-- These numbers aren't a very accurate picture of what people are actually paying. Remember, this is not an estimate of the premiums everyone is paying; they're a look at the cost of a specific plan, the second-cheapest silver plan in a given market. In 2014, about two-thirds of customers bought either the cheapest or second-cheapest silver plan. But that leaves a lot of the market that isn't buying the benchmark plan, and the other plans' cost may have gone up or down at a different rate.
For that reason, ignore anyone who tries to compare these figures to the average premium increases before Obamacare kicked in. Those figures represent the average increase in what everyone was paying for insurance, not the increase in the price of a specific plan. The numbers aren't comparable.
-- Reports of the death of health-care-cost growth were greatly exaggerated. Health-care costs have been moderating for about a decade, and when premiums stayed low in 2015, people dared to hope that this had something to do with Obamacare. (I've always been skeptical.) But health-care costs ticked up at a brisk clip last year, and as sure as night follows day, premiums will rise to match.
-- States with big price hikes are going to have a hard time attracting unsubsidized customers to the exchanges. I don't have to explain this, do I? If they're not buying it now, they're not going to buy it when it costs 30 percent more. Does this matter? Some, at least. Small exchanges are going to run big operating losses. And the unsubsidized folks who are declining to buy coverage are probably healthier than the unsubsidized folks who are ponying up for the insurance, so keeping them out of the pool means a higher average cost to cover the folks who remain. Some people who are buying now may get sticker shock and drop it.
-- The government is going to be spending more on subsidies this year. Most people buying on the exchange will be insulated from price increases by the subsidies. The taxpayer is providing the insulation.
Is this a disaster? Not yet. Insurance was underpriced in the first few years, and now it's rising toward the market level. What matters is what happens in the future. Is this a one-year blip, as insurers adjust? Or is a 7.5 percent annual hike something we can expect for years to come? If it's the former, then this is, well, a blip. If it's the "new normal," then it presents some issues. Three or four years of high- single-digit rate increases will probably make unsubsidized folks rethink their decision to purchase insurance, raising the specter of adverse selection.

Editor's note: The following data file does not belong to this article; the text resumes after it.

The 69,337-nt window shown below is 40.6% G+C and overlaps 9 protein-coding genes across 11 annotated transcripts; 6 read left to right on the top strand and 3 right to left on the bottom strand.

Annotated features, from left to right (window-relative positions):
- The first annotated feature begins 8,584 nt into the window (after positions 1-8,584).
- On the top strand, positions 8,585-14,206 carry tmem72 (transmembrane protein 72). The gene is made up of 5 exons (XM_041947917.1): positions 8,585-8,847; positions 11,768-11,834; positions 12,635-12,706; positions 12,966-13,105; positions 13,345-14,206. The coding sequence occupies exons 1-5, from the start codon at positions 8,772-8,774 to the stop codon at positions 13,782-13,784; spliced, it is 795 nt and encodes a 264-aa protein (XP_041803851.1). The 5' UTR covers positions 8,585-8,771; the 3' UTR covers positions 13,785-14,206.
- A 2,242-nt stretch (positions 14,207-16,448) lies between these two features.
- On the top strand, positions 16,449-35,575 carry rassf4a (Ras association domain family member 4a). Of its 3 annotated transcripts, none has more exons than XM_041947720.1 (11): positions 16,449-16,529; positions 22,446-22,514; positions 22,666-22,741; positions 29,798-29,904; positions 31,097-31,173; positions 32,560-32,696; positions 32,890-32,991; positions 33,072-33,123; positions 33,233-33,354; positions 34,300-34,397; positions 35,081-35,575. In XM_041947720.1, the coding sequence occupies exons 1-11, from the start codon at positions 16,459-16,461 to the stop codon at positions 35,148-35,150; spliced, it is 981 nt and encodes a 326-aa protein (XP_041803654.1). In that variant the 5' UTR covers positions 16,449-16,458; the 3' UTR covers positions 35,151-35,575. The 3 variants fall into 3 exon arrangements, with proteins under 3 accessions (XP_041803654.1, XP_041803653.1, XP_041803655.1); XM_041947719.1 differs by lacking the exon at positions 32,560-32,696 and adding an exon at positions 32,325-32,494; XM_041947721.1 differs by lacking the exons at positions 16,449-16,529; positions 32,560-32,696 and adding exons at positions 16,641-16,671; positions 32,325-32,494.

And even subsidized folks will start feeling the pinch if premiums rise too much, because once the government's spending on subsidies exceeds 0.504 percent of GDP, the subsidy formula is supposed to change to cap total expenditures -- meaning that some folks currently getting subsidies will no longer be able to count on having their premiums capped at a certain percentage of their income. We're nowhere near that amount yet, and may not get there if enrollment in exchange policies has truly stalled. On the other hand, it wouldn't take all that long to get there with premium costs growing at two or three times the rate of GDP.
If I had to guess, I'd say that this year's premium increase represents a lot of one-time factors that will taper off after 2016. But I'm not very confident in that guess -- and if health-care costs keep growing as fast as they did last year, that guess will be wrong.
The upshot is that it's still early innings for the health-care program. We don't know what the mature program will look like: how many people it will enroll, at what cost. We'll have to see what happens.
Megan McArdle is a Bloomberg View columnist who writes on economics, business and public policy.